Congenital Hemangioma

Congenital hemangiomas are vascular lesions that are fully formed at birth and occur when blood vessels form abnormally. The cells that form blood vessels are called endothelial cells. In a congenital hemangioma, these cells multiply more than they should. The extra tissue forms a benign tumor attached to normal blood vessels. The cause is unknown.

Congenital hemangiomas can sometimes be seen on prenatal ultrasound during pregnancy. Congenital hemangiomas are usually round or oval in shape, raised and warm to the touch. They are dark pink to blue or purple in color, with lots of tiny red veins visible on the skin (telangiectasias) and light or pale-colored skin (pallor) around the edges.

Congenital hemangiomas are usually divided into two groups: rapidly involuting congenital hemangioma (RICH) and non-involuting congenital hemangioma (NICH).

Congenital hemangiomas are fully grown when the baby is born, but they do not grow after birth. A RICH will start to shrink right after the baby is born. By 1 to 1 1/2 years of age, the RICH may be almost completely gone. Sometimes loose scar tissue is left behind. A NICH does not get smaller after the baby is born. Both may need treatment.

Congenital hemangiomas will sometimes shrink but will not fully go away. These are sometimes called partially involuting congenital hemangiomas (PICH).

Ultrasound shows that the blood vessels that make up a congenital hemangioma have thin walls and blood flows through them quickly. They are most common on the skin, arms, legs, head or neck, and they are occasionally found in the liver.

Congenital hemangiomas are equally common in boys and girls, though much less common than infantile hemangiomas.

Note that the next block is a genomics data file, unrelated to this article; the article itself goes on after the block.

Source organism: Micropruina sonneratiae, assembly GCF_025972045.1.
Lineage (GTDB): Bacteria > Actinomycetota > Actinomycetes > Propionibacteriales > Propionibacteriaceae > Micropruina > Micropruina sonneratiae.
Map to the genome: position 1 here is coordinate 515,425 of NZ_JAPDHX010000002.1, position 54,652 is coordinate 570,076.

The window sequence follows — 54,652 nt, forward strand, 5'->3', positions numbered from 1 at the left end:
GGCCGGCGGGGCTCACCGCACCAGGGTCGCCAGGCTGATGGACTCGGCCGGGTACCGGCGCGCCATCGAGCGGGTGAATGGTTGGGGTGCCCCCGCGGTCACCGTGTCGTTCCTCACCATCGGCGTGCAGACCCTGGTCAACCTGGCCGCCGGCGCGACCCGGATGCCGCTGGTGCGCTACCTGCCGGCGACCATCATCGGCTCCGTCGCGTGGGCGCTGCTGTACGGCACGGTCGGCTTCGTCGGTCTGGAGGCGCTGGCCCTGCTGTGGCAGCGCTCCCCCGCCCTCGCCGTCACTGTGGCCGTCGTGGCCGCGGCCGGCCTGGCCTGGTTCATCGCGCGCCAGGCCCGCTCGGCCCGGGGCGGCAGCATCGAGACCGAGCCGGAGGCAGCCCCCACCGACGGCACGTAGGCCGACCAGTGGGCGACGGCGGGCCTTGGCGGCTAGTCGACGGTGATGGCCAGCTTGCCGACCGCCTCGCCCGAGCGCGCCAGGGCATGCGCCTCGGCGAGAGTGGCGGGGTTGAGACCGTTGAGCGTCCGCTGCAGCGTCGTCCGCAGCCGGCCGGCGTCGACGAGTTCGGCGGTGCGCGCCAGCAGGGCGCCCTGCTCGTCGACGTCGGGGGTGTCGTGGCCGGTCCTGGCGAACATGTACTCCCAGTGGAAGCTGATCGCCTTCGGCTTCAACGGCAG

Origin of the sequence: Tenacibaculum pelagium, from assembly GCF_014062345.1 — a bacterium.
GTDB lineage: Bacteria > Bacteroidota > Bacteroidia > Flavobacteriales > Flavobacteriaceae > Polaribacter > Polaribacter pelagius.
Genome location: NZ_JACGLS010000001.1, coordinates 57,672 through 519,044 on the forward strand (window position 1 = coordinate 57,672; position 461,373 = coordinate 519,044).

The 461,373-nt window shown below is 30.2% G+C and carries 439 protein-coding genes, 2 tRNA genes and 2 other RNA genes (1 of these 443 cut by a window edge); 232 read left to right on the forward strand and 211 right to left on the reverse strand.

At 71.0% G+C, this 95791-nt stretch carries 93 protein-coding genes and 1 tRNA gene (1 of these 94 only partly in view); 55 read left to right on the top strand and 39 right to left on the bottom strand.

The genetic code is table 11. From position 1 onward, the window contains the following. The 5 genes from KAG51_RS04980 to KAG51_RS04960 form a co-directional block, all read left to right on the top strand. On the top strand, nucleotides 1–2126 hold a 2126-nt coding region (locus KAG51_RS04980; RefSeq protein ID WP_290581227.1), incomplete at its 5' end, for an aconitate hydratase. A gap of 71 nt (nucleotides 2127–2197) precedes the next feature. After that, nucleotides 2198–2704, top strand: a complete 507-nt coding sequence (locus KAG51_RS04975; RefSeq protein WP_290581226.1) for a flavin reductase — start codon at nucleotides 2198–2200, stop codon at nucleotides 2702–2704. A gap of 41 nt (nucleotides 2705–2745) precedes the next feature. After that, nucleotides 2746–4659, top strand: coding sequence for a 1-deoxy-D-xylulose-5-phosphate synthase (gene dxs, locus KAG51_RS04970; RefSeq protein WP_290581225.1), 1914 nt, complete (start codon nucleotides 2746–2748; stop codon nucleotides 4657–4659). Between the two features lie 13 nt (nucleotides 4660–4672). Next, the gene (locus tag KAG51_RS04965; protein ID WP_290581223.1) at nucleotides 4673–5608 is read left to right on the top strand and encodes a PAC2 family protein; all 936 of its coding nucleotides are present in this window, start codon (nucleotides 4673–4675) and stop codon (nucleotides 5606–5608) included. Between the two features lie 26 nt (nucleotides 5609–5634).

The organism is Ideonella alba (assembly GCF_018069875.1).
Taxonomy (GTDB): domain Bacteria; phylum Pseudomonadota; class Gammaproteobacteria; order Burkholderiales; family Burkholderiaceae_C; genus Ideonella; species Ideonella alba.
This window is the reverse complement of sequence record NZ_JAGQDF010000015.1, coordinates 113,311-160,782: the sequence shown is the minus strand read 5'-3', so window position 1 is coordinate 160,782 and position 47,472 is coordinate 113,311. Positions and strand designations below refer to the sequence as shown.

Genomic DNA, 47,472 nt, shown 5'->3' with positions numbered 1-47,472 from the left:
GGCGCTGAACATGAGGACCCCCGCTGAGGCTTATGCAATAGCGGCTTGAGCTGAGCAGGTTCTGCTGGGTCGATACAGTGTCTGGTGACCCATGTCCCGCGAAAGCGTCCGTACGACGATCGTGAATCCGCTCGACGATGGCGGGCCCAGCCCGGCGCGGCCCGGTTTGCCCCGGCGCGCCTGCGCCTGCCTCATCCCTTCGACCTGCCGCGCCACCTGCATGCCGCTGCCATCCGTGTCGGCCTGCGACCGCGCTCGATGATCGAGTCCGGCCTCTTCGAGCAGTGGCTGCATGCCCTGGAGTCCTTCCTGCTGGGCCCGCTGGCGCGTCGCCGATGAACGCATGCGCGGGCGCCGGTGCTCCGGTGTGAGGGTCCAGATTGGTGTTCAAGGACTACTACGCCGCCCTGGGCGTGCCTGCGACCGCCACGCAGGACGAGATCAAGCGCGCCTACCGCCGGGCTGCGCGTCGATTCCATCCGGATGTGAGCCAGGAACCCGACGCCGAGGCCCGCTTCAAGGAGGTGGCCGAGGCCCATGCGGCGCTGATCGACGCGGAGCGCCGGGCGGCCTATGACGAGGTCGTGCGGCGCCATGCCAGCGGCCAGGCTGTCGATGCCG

Child with a congenital hemangioma
Illustration of an infant with a congenital hemangioma on their upper arm.
© Eleanor Bailey

How are congenital hemangiomas diagnosed?

Doctors can diagnose most congenital hemangiomas by doing an exam and asking about the pregnancy and the baby’s health. Most hemangiomas do not need any special tests. If a doctor thinks your child has a congenital hemangioma, he or she may use ultrasound to see more details inside the hemangioma to confirm the diagnosis.

It can be difficult right after birth to tell the difference between a RICH and a NICH. If the hemangioma becomes smaller after birth, it is a RICH. If its size doesn’t change, it is a NICH.

Our Approach to Treating Vascular Anomalies

Johns Hopkins Medicine has developed a multidisciplinary Vascular Anomalies Center in order to offer patients individualized treatment. As a leader in diagnosing, researching and treating vascular anomalies and vascular tumors, our team of specialists provide comprehensive treatment and care.

How are congenital hemangiomas treated?

Your child’s pediatrician, a dermatologist and sometimes a hematologist (a doctor who specializes in disorders of the blood), plastic surgeon or other surgeon will care for your child’s congenital hemangioma.

Infants with large congenital hemangiomas should be seen by a doctor who specializes in abnormalities of the vascular system. They can decide with you if treatment is needed.

During the first year of life, doctors will want to check the hemangioma often. Checkups will depend on the size of the hemangioma, where it is located on the body and whether it is causing any problems. If the hemangioma starts causing problems, treatment will be recommended.

Any hemangioma with an ulcer that bleeds or one that affects feeding, seeing or breathing needs treatment. Rarely, large congenital hemangioma can cause heart problems because of the amount of blood flowing into them.

There are no medicines proven to treat congenital hemangioma.

If surgery is needed, it is usually done between the ages of 2 and 5. Some parents choose to wait until the child is old enough to decide whether to have surgery.

Laser treatments are sometimes used in addition to or instead of surgery.

Rapidly Involuting Congenital Hemangioma (RICH)

A RICH is less likely to need treatment. It will get smaller on its own as the baby grows. It usually doesn’t cause any problems during infancy. If it does, your doctor will recommend treatment.

Watchful waiting is often the best treatment. If scar tissue is left behind after shrinking, laser treatment or surgery may be needed.

Non-Involuting Congenital Hemangioma (NICH)

A NICH will not shrink without treatment. If a NICH causes problems or is very large, your doctor will let you know if your child needs to see a surgeon or another specialist. For very large NICH, an interventional radiologist may need to embolize (block) bigger blood vessels in the lesion before surgery. This will help reduce the risk of bleeding during surgery.

Request an Appointment

Find a Doctor
Find a Doctor